It's a sad fact – but a fact, nonetheless – that the majority of images we will encounter and consume on a day-to-day basis, are airbrushed to within an inch of their (supposedly 'flawed') former glories. Such is the sorry state of affairs that, all too often, we're absorbing this filtered reality, blithely unaware of the havoc it's wreaking with our views on perfection and, consequently, 'imperfection'. 

Youngwon Kim of cult bag brand Danse Lente blames this status quo for society's increased desire for polish and newness, which has reached a degree that is neither healthy nor sustainable. With her Rehome Project pop-up initiative in London – a sale that aims to find owners for bags with small imperfections – she has decided that enough is enough. Rather than going to waste, each previously landfill-bound bag is being revamped in her London studio before being made available to snap up at veeeeeeeerrrrrrrry special prices. We quizzed the designer to find out more...

You’re paving the way for sustainability at Danse Lente. Is this something you’ve always been keen to explore with the brand?
I’ve always thought that sustainability was important, however due to the realities of running a small business in the fashion industry, I had yet to have the opportunity to be part of the sustainability movement in a meaningful way; the Rehome Project is our contribution towards creating a path to sustainability.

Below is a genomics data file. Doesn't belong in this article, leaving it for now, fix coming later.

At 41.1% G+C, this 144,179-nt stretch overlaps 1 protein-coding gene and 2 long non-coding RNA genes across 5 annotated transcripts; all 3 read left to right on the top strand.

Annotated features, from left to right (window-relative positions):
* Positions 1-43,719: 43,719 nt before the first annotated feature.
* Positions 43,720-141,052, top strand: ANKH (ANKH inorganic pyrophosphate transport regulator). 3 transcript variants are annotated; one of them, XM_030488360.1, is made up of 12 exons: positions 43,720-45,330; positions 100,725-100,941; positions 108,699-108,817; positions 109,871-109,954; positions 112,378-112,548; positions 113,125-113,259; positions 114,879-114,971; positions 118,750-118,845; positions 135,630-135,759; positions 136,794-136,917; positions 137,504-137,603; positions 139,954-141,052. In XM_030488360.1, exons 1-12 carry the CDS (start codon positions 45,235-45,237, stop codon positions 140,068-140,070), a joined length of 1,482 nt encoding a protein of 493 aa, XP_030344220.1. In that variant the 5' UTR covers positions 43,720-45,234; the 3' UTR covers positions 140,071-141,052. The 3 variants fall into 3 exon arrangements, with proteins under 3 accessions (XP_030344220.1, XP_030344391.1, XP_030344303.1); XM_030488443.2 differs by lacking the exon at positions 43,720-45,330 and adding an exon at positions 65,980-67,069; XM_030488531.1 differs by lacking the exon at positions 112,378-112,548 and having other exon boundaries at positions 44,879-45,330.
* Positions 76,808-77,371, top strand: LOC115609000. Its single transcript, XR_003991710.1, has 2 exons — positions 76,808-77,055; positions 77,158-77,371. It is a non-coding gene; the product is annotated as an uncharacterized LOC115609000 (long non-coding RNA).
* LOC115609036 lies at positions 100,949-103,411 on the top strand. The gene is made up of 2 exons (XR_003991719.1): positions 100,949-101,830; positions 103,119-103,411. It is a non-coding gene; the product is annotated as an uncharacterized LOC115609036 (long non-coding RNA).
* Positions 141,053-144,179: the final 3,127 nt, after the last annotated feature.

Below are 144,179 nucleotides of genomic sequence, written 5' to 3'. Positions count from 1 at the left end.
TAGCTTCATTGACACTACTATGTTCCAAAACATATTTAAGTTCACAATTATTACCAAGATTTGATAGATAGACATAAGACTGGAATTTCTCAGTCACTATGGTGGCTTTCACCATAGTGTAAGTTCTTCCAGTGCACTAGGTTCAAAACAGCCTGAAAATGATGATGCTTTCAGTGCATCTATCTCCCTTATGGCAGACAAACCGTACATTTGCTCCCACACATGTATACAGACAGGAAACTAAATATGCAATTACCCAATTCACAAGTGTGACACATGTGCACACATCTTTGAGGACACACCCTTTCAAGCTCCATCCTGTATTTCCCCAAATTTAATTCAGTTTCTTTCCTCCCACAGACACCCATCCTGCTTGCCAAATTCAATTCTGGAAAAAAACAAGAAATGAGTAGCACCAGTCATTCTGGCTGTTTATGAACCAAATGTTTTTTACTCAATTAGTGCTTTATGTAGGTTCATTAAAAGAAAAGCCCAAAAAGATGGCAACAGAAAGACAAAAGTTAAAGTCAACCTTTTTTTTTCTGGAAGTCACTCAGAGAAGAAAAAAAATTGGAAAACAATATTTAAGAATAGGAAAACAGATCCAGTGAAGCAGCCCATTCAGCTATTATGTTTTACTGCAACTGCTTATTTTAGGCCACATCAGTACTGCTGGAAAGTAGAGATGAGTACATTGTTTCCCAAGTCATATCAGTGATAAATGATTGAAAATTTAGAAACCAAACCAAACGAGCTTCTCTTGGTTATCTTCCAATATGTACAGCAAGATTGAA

As a young brand, there is still so much more to learn about sustainability and, through projects like this one, I am gaining more knowledge whilst also trying to create a positive impact. 

Where did the concept to rehome supposedly 'imperfect' bags come from? What can people expect to find at the pop-up?
From design to production, there is so much that goes into making one single bag; I’ve noticed that, during this cycle, there are so many bags that can’t find a 'home' due to the smallest of imperfections. I’ve always wanted to come up with a better idea of how to handle these bags which have what would be considered as defects – so I came up with the concept of the Rehome Project. Most of these so-called 'defects' are only minor. Some of them, for example, are strap issues only, therefore we’ve substituted the original strap and made the style a one-of-a-kind colour combination that wasn’t part of the original collection.

So, those are the bags… In terms of the space itself, what should we look forward to seeing?
I always try to envision beautiful, refreshing and creative products and spaces. However, sometimes, we as an industry end up using temporary or disposable displays – especially for an event that is only three days long. Our London summer is, unfortunately, coming to an end… The days are getting colder and, as a result, I thought hot water bottles could be featured as part of our display, before then also being reused after the event. These will come with a very special Danse Lente embroidered cover, which is handmade by our design team from leftover fabric that we’ve sourced from factories in the UK; these will either be given away to customers via a raffle or donated to charities after the event.

The Danse Lente Rehome Project will be running from 31 August - 2 September at 16c Calvert Avenue, E2 7JP. Can't wait to browse? Take a peek at Danse Lente here:

In case you missed it, learn where you can meet Sophie Hulme in London this Fall.